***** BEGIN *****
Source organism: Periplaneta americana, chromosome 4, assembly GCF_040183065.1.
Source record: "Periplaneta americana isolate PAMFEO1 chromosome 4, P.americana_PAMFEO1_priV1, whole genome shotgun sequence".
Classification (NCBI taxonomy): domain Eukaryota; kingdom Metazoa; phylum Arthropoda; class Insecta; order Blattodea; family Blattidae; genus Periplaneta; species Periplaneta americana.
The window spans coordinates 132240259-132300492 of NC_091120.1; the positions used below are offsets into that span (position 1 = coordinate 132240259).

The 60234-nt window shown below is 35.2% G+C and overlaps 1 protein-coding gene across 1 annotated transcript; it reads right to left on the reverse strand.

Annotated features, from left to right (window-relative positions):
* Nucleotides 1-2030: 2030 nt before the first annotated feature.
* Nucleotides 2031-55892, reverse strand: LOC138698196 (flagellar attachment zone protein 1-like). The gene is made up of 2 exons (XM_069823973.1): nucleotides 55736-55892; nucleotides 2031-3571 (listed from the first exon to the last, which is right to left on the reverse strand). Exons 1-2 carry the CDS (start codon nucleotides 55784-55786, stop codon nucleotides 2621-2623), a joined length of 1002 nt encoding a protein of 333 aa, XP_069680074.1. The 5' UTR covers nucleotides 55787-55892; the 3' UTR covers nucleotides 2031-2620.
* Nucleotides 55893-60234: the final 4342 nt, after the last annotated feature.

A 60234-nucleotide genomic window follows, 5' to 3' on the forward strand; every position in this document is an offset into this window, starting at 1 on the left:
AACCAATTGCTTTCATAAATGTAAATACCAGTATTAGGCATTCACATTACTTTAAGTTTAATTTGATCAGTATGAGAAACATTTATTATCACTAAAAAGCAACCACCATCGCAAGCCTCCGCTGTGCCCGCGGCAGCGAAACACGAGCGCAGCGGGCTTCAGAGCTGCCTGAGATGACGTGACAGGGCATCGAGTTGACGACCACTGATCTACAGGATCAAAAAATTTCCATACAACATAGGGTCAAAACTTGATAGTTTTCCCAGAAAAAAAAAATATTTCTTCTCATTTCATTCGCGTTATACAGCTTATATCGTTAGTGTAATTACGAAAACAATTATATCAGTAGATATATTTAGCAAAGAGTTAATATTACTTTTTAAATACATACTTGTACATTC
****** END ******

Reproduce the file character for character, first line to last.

Source organism: Periplaneta americana, chromosome 4, assembly GCF_040183065.1.
Source record: "Periplaneta americana isolate PAMFEO1 chromosome 4, P.americana_PAMFEO1_priV1, whole genome shotgun sequence".
Classification (NCBI taxonomy): domain Eukaryota; kingdom Metazoa; phylum Arthropoda; class Insecta; order Blattodea; family Blattidae; genus Periplaneta; species Periplaneta americana.
The window spans coordinates 132240259-132300492 of NC_091120.1; the positions used below are offsets into that span (position 1 = coordinate 132240259).

The 60234-nt window shown below is 35.2% G+C and overlaps 1 protein-coding gene across 1 annotated transcript; it reads right to left on the reverse strand.

Annotated features, from left to right (window-relative positions):
* Nucleotides 1-2030: 2030 nt before the first annotated feature.
* Nucleotides 2031-55892, reverse strand: LOC138698196 (flagellar attachment zone protein 1-like). The gene is made up of 2 exons (XM_069823973.1): nucleotides 55736-55892; nucleotides 2031-3571 (listed from the first exon to the last, which is right to left on the reverse strand). Exons 1-2 carry the CDS (start codon nucleotides 55784-55786, stop codon nucleotides 2621-2623), a joined length of 1002 nt encoding a protein of 333 aa, XP_069680074.1. The 5' UTR covers nucleotides 55787-55892; the 3' UTR covers nucleotides 2031-2620.
* Nucleotides 55893-60234: the final 4342 nt, after the last annotated feature.

A 60234-nucleotide genomic window follows, 5' to 3' on the forward strand; every position in this document is an offset into this window, starting at 1 on the left:
AACCAATTGCTTTCATAAATGTAAATACCAGTATTAGGCATTCACATTACTTTAAGTTTAATTTGATCAGTATGAGAAACATTTATTATCACTAAAAAGCAACCACCATCGCAAGCCTCCGCTGTGCCCGCGGCAGCGAAACACGAGCGCAGCGGGCTTCAGAGCTGCCTGAGATGACGTGACAGGGCATCGAGTTGACGACCACTGATCTACAGGATCAAAAAATTTCCATACAACATAGGGTCAAAACTTGATAGTTTTCCCAGAAAAAAAAAATATTTCTTCTCATTTCATTCGCGTTATACAGCTTATATCGTTAGTGTAATTACGAAAACAATTATATCAGTAGATATATTTAGCAAAGAGTTAATATTACTTTTTAAATACATACTTGTACATTC